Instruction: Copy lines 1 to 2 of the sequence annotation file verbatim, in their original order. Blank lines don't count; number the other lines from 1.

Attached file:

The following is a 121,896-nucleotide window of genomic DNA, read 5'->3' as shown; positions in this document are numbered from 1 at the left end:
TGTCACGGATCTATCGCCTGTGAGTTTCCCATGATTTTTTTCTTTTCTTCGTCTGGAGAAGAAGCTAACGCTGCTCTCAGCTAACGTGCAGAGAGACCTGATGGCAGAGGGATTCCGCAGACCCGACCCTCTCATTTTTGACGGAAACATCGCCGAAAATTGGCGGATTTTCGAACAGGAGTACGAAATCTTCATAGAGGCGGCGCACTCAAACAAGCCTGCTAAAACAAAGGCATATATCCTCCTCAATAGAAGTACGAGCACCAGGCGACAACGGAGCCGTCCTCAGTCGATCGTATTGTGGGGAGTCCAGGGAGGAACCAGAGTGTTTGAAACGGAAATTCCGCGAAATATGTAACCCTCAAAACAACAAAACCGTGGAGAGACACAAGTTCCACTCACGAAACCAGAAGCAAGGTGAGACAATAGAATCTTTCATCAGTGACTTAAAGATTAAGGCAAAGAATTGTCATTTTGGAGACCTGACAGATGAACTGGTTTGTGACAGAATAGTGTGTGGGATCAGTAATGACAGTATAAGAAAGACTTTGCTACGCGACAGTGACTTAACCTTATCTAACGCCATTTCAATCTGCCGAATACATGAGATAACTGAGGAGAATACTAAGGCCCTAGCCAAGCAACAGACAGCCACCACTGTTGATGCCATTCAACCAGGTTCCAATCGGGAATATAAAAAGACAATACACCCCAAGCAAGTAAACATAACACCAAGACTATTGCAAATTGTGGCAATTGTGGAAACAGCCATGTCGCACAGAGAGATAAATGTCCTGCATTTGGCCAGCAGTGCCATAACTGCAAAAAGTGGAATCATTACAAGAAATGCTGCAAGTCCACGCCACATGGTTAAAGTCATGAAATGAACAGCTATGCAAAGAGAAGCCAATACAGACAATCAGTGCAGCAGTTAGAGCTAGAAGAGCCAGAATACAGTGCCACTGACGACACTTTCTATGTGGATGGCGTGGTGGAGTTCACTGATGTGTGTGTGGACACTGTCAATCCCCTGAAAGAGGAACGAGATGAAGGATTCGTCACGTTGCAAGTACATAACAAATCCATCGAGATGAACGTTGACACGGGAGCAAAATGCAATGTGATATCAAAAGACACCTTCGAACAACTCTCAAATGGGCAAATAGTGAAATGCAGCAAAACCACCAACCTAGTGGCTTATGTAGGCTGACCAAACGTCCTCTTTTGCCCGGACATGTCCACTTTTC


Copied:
The following is a 121,896-nucleotide window of genomic DNA, read 5'->3' as shown; positions in this document are numbered from 1 at the left end:
TGTCACGGATCTATCGCCTGTGAGTTTCCCATGATTTTTTTCTTTTCTTCGTCTGGAGAAGAAGCTAACGCTGCTCTCAGCTAACGTGCAGAGAGACCTGATGGCAGAGGGATTCCGCAGACCCGACCCTCTCATTTTTGACGGAAACATCGCCGAAAATTGGCGGATTTTCGAACAGGAGTACGAAATCTTCATAGAGGCGGCGCACTCAAACAAGCCTGCTAAAACAAAGGCATATATCCTCCTCAATAGAAGTACGAGCACCAGGCGACAACGGAGCCGTCCTCAGTCGATCGTATTGTGGGGAGTCCAGGGAGGAACCAGAGTGTTTGAAACGGAAATTCCGCGAAATATGTAACCCTCAAAACAACAAAACCGTGGAGAGACACAAGTTCCACTCACGAAACCAGAAGCAAGGTGAGACAATAGAATCTTTCATCAGTGACTTAAAGATTAAGGCAAAGAATTGTCATTTTGGAGACCTGACAGATGAACTGGTTTGTGACAGAATAGTGTGTGGGATCAGTAATGACAGTATAAGAAAGACTTTGCTACGCGACAGTGACTTAACCTTATCTAACGCCATTTCAATCTGCCGAATACATGAGATAACTGAGGAGAATACTAAGGCCCTAGCCAAGCAACAGACAGCCACCACTGTTGATGCCATTCAACCAGGTTCCAATCGGGAATATAAAAAGACAATACACCCCAAGCAAGTAAACATAACACCAAGACTATTGCAAATTGTGGCAATTGTGGAAACAGCCATGTCGCACAGAGAGATAAATGTCCTGCATTTGGCCAGCAGTGCCATAACTGCAAAAAGTGGAATCATTACAAGAAATGCTGCAAGTCCACGCCACATGGTTAAAGTCATGAAATGAACAGCTATGCAAAGAGAAGCCAATACAGACAATCAGTGCAGCAGTTAGAGCTAGAAGAGCCAGAATACAGTGCCACTGACGACACTTTCTATGTGGATGGCGTGGTGGAGTTCACTGATGTGTGTGTGGACACTGTCAATCCCCTGAAAGAGGAACGAGATGAAGGATTCGTCACGTTGCAAGTACATAACAAATCCATCGAGATGAACGTTGACACGGGAGCAAAATGCAATGTGATATCAAAAGACACCTTCGAACAACTCTCAAATGGGCAAATAGTGAAATGCAGCAAAACCACCAACCTAGTGGCTTATGTAGGCTGACCAAACGTCCTCTTTTGCCCGGACATGTCCACTTTTC